Ground Ivy, also commonly known as Creeping Charlie, is a fast growing ground cover with ‘hoof’ shaped leaves. Other names it goes by include Gill-over-the-ground, Alehoof, Gill-go-by-the-Hedge, and Run-away-robin. This plant is not related to Ivy but is, instead, to the Mint family.
You’ll find a square stem and opposite growing, kidney-shaped leaves, similar to other species in this family. On the upper parts of the stem, blueish to violet colored, funnel shaped flowers grow in opposed clusters on the leaf axils. Ground Ivy thrives in moist shaded areas and can be found in grasslands, woodlands, and disturbed ground. We have it growing right in the lawn. Interestingly enough, because of the node system it grows from, this plant survives lawn mowing like a champ! Often times Ground Ivy is misidentified as Henbit (Lamium amplexicaule), Purple Deadnettle (Lamium purpureum), or Persian Speedwell (Veronica persica). All but Persian Speedwell are edible. Look for the creeping stem that roots at the nodes, this is the defining feature of Ground Ivy.
Ground Ivy is known to remove heavy metals such as lead, mercury, and aluminum from the body. The high levels of vitamin C in this plant bind with soft, heavy metals, allowing them to be filtered and removed from the body through the kidneys. This plant is also helpful with the inner ear issue known as tinnitus, which symptoms include humming or ringing in the ear and loss of hearing. Ground Ivy is also often used for respiratory issues, eye issues such as conjunctivitis, urinary tract problems, as well as stimulating the flow of bile.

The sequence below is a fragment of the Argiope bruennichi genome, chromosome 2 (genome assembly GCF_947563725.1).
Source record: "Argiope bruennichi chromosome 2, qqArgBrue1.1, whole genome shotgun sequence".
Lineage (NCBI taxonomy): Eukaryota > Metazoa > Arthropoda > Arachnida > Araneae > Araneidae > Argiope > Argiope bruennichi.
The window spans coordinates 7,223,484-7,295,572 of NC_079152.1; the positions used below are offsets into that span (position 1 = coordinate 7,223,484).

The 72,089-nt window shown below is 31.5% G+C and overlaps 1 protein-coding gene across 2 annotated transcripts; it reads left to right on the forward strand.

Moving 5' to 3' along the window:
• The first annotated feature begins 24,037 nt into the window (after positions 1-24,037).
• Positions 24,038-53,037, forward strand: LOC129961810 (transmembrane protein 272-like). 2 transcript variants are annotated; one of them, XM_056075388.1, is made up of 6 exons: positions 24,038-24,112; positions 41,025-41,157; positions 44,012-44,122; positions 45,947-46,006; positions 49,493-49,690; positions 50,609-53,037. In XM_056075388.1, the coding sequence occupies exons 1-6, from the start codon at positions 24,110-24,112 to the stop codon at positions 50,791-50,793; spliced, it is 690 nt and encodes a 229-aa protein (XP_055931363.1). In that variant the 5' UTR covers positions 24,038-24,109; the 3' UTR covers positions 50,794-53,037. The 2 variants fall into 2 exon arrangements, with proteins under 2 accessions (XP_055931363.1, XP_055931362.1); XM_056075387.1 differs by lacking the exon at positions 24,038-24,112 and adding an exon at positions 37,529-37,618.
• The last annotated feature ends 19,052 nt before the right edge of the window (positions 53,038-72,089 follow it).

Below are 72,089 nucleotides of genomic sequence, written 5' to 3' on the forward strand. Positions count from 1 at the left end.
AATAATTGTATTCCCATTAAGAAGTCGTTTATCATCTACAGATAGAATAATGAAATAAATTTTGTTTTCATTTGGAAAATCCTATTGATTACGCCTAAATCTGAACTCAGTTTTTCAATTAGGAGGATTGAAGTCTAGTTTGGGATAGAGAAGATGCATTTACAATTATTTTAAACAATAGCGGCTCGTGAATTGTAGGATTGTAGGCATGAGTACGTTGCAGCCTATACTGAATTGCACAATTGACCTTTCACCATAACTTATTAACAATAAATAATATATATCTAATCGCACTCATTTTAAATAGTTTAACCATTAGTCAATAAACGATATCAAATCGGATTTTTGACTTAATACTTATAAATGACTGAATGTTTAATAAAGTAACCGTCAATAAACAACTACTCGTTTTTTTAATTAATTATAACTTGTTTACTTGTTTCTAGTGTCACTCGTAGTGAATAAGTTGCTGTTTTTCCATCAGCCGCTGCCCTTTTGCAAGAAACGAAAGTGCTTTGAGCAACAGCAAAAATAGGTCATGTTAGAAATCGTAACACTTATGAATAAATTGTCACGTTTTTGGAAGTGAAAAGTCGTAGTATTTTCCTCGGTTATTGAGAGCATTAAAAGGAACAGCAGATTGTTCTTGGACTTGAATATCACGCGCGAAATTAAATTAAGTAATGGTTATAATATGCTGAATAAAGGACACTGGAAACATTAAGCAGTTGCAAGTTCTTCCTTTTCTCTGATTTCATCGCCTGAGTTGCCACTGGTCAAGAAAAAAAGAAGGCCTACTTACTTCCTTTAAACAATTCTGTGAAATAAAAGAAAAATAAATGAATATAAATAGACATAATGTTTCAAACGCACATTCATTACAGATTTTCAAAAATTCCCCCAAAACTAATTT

Ground Ivy is certainly a prolific plant and lucky for us it’s edible. This means we can munch on it with little fear of it disappearing! The leaves taste somewhat pungent, a little bitter, cool, and moist. I find it slightly peppery too. You will find the fresh, young leaves added to soups and salads and eaten similar to spinach. The older leaves can be dried for teas. It was even added to beer for flavor, clarification, and adding to the shelf life, hence the name ‘Alehoof’. As always, taste the plant first, then decide how you would like to enjoy this backyard green.
Potato Wedge Ground Ivy Dip
5 Tablespoons sour cream
4 Tablespoons mayonnaise
1 Tablespoon olive oil
1/4 cup chopped fresh, young ground ivy leaves
Simply mix all the ingredients together! Enjoy with some baked potato wedges.